A North Korean Defector On His Fight For Survival After Losing Both Parents

North Korea demilitarized zone
A barbed wire fence at a military checkpoint near the demilitarized zone that separates South and North Korea, in Paju, South Korea, on January 6. Chung Sung-Jun/Getty Images

"My father left to find food, said he was going to China, and he hasn't come back yet," he [Young-bum] added.

"My mother went to Aunt's house to get food, too," I said after another long silence. "She told me she would be gone a week and to eat salt and drink water until she got back. That was, I think, about ten days ago." I wasn't keeping track this time. I guess, after my father, I was scared to.

Young-bum mumbled that he was sorry, too. I believed him.

"Are you taking me to the hospital?" I then quipped. "Is the hospital my new kitchen?"

Young-bum laughed. "What would be the point? The hospital doesn't have any medicines anymore, either. You have to buy what you need or steal it, and then take it to the doctor, who will make you pay him to tell you how much to take. It's just a waste of time. You get sick here, you fend for yourself—not like in Pyongyang, where I'm pretty sure they make sure their future generals never get sick. I bet your hospitals in Pyongyang are made out of silver, just like your metro's escalators."

I laughed then, too, not because what he said was funny, but because it was sort of true, except that our escalators weren't made out of silver. "My maternal grandfather is a doctor," I said in a weak voice. "Maybe," I added after a short pause, "you can help me find a way back to Pyongyang to find him."

Young-bum stopped suddenly and turned to face me. "You're joking, right?" he asked, studying my eyes.

I shrugged. "Yeah, maybe, kind of. No."

"Chulho and I believed you were just acting dumb when we told you about things going on in Joseon. But really… you don't know! Your family was kicked out of Pyongyang, fancy-pants," he said, "because Pyongyang people don't come here to live unless the government has told them to get out. And when Pyongyang fancy-pants people are asked to leave, they're stripped of everything.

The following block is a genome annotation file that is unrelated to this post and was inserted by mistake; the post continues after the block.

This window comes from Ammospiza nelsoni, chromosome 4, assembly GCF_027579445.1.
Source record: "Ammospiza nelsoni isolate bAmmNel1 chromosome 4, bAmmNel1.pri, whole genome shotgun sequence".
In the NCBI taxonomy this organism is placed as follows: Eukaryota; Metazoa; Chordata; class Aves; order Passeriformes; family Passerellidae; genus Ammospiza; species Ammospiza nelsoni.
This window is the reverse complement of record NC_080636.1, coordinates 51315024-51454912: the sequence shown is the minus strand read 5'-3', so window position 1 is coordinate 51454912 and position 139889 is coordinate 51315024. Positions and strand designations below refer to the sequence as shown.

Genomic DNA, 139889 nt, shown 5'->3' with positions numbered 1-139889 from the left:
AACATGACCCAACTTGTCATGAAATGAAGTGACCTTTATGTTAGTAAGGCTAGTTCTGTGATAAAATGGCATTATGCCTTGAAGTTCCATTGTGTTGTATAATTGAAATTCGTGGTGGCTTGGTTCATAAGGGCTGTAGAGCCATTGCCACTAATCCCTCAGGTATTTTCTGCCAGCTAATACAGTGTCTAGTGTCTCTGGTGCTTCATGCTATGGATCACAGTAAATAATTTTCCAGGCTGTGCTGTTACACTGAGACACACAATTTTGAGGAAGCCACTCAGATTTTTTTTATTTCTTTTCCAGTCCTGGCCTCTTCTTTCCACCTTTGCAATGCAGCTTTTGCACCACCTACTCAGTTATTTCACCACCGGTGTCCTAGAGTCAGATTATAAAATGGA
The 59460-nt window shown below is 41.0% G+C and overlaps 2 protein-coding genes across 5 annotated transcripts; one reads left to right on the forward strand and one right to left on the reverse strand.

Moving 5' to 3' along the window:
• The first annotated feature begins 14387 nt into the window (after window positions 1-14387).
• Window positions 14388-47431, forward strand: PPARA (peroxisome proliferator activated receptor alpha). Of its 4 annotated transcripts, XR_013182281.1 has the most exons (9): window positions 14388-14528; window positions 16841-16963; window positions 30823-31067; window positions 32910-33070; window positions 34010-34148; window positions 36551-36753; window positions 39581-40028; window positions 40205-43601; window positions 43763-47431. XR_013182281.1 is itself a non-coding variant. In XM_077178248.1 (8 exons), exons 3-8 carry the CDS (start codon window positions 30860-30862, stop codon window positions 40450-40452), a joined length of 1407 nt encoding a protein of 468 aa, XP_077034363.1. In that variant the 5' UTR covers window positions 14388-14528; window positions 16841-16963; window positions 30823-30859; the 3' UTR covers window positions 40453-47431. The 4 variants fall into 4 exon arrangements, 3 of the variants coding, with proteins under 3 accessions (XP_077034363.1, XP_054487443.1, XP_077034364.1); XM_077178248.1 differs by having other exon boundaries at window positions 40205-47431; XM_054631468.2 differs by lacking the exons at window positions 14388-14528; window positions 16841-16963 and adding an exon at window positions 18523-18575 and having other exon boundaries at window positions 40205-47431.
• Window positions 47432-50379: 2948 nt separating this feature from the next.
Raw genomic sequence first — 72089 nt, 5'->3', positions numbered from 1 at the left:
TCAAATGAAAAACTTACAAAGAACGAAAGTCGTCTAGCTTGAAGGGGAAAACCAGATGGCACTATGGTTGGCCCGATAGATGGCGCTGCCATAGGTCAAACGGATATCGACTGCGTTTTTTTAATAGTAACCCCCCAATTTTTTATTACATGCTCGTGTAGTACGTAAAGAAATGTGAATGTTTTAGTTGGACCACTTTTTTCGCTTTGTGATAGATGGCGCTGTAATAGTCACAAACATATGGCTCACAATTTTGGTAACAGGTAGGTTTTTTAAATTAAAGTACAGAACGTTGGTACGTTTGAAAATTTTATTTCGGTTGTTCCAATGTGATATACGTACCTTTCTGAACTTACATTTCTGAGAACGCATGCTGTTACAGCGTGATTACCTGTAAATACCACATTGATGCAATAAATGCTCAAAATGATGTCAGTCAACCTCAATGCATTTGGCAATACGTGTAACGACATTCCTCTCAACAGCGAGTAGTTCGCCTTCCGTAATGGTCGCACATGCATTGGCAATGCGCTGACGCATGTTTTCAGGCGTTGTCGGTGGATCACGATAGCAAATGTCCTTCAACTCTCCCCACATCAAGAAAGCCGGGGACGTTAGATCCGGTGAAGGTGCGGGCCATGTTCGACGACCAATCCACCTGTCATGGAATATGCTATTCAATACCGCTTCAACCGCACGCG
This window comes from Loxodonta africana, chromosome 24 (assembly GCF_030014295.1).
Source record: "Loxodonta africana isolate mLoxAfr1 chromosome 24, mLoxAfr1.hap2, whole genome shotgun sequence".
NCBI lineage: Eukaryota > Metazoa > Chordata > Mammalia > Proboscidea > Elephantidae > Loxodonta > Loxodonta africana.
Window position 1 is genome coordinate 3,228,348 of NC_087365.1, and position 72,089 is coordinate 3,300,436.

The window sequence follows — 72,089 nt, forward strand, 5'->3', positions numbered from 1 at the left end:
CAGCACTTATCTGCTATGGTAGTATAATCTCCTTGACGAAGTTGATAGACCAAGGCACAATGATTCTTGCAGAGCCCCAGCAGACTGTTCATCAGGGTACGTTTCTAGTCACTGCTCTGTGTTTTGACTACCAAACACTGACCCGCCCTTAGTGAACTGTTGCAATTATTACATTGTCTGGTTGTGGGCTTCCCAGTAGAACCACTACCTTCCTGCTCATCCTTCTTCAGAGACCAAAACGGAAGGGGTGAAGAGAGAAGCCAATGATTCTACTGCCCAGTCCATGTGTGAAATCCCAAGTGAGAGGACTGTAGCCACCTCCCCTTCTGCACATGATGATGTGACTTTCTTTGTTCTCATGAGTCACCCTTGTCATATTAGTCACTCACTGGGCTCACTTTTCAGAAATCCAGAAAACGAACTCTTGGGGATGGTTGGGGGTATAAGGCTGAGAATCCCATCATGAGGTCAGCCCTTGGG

"Everyone knew about your family the moment you arrived in that train station, all polished like those shiny metal escalators in the metro in the capital. Everyone talked behind your father's back about how a great star of the regime must have done something really bad to have fallen into a garbage heap like this."

I felt the knot in my throat grow tight. My father hadn't wanted me to know these things. I felt I was betraying him just by listening. But Young-bum was right. I had known everything he said all along, from the moment the light flickered and then went out and I saw the dead bird of prey on my way home from the tae kwon do sojo.

"You can't go back to Pyongyang," Young-bum continued, his voice light and soft as if he genuinely wanted to comfort me. "And even if you found a way, your grandfather isn't there anymore. When someone does something against the government, the entire family is usually penalized. Your doctor grandfather has been kicked out, too. Or if he hasn't been kicked out, he's been stripped of all his things and likely left on his own to survive. You'll never find him." […]